Updated on 28 September 2012
Control of translation allows protein synthesis to be finely regulated both spatially and temporally at critical developmental time points. RNA binding proteins and microRNAs are the major regulators of mRNA translation. microRNAs are small non-coding RNA molecules that target mRNAs for repression. Originally identified in worms, they are now recognized as essential regulators of a wide array of cellular processes in mammalian cells. They target specific mRNAs through base pairing to complimentary sequences in the target mRNA.
Over 1,000 microRNAs are believed to exist in the human genome and each has the potential to regulate hundreds of mRNAs. They have been shown to be major players in lineage specific differentiation of ES cells, and there are numerous examples where individual miRNAs have been shown to be key regulators of differentiation decisions. ES cells that lack the core machinery to process microRNAs are rendered unable to differentiate into most lineages highlighting the essential role of these small RNAs in ES cell differentiation.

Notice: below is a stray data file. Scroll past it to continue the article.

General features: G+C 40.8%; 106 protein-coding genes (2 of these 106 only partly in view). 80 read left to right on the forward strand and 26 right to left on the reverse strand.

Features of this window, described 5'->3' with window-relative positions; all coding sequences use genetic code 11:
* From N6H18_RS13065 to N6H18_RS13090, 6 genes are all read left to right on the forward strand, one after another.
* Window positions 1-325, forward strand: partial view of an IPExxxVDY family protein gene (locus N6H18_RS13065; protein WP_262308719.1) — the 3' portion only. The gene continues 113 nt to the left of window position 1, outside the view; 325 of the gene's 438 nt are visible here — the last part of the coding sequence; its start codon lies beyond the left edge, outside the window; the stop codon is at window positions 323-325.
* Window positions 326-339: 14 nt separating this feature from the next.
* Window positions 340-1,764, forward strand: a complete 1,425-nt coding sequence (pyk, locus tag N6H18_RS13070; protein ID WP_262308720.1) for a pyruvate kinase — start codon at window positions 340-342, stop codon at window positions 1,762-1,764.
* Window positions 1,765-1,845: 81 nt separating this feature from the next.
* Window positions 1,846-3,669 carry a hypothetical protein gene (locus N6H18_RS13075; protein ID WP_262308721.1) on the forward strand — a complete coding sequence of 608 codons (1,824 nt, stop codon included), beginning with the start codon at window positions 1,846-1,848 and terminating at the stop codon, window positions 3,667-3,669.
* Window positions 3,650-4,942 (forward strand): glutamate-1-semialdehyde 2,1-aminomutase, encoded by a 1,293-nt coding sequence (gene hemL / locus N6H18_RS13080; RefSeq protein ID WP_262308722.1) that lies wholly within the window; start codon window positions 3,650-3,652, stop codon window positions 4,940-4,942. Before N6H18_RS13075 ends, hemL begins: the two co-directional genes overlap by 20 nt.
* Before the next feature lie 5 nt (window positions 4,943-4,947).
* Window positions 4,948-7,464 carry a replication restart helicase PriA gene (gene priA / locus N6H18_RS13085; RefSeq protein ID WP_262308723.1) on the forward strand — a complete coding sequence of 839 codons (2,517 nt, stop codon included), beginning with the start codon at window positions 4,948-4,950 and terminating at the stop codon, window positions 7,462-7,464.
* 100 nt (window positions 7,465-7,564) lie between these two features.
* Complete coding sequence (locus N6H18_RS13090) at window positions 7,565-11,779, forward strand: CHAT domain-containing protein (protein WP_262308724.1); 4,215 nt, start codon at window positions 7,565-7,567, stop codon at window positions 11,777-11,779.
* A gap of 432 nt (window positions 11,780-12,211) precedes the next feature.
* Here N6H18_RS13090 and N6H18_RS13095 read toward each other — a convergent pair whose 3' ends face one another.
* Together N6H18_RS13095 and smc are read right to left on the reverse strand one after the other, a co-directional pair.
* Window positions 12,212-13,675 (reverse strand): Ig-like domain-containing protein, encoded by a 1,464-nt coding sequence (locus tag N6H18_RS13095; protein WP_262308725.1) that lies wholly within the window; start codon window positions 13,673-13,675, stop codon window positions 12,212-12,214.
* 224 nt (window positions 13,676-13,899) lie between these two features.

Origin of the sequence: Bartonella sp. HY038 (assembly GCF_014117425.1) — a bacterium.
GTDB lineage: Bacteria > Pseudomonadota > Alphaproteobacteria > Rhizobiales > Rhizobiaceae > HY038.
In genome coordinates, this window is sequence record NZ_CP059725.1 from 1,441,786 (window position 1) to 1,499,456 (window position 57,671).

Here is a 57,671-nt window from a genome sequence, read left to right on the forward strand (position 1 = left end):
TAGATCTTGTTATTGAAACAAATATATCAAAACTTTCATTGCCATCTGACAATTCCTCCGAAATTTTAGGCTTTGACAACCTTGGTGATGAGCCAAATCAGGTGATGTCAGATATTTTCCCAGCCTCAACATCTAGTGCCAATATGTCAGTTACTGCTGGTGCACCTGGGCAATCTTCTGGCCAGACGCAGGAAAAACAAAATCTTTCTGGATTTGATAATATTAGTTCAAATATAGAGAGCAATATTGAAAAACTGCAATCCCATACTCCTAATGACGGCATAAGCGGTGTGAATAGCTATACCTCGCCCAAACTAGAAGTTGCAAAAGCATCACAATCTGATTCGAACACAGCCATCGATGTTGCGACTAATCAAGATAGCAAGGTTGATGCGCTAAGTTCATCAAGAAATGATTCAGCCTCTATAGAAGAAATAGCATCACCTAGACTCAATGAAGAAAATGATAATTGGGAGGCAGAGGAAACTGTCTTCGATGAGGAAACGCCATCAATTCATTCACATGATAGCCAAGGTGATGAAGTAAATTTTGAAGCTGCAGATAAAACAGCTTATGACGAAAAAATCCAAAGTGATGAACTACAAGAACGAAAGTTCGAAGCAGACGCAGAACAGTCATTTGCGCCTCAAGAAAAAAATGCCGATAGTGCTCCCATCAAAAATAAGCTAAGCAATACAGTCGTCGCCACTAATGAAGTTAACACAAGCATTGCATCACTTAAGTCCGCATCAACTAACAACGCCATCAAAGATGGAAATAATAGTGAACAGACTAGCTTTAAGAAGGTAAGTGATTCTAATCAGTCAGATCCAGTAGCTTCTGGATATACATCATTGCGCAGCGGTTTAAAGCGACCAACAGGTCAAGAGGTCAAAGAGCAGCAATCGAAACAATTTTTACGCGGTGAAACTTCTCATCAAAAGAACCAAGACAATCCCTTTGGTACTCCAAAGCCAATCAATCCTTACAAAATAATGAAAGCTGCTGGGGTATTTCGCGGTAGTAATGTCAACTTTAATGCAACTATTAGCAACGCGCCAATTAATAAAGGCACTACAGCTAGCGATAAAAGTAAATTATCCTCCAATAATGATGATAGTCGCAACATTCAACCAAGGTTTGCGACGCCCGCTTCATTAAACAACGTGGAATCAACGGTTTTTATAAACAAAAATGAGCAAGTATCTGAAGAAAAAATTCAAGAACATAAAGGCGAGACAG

A recent study from the Institute of Medical Biology set out to identify mRNAs that are controlled at the level of translation on differentiation of mouse ES cells to early neural cells called Neural Precursor Cells (NPCs) . They identified over 100 mRNAs that are regulated at the level of protein production during differentiation. In addition they found over 20 microRNAs whose levels change dramatically on differentiation.
One protein they identified, Amd1, was repressed at the level of protein synthesis in NPCs while mRNA levels remained the same. Amd1 is a highly conserved enzyme required for the formation of the polyamines spermine and spermidine. These polyamines are small positively charged molecules that are essential in all cells and are known to regulate a wide array of processes. They are believed to exist predominantly in complexes with mRNA and DNA and have been demonstrated to regulate gene expression at the transcription, translation and mRNA stability level.
The authors show that the translational repression of Amd1 is mediated by a specific microRNA that is selectively up-regulated in NPCs. This resulted in a dramatic reduction of Amd1 protein levels in NPCs. Failure to translationally down regulate Amd1 resulted in continued expression of the protein and a failure in NPC differentiation. This data provides an example of how miRNA mediated regulation of an mRNA is essential for early neural differentiation.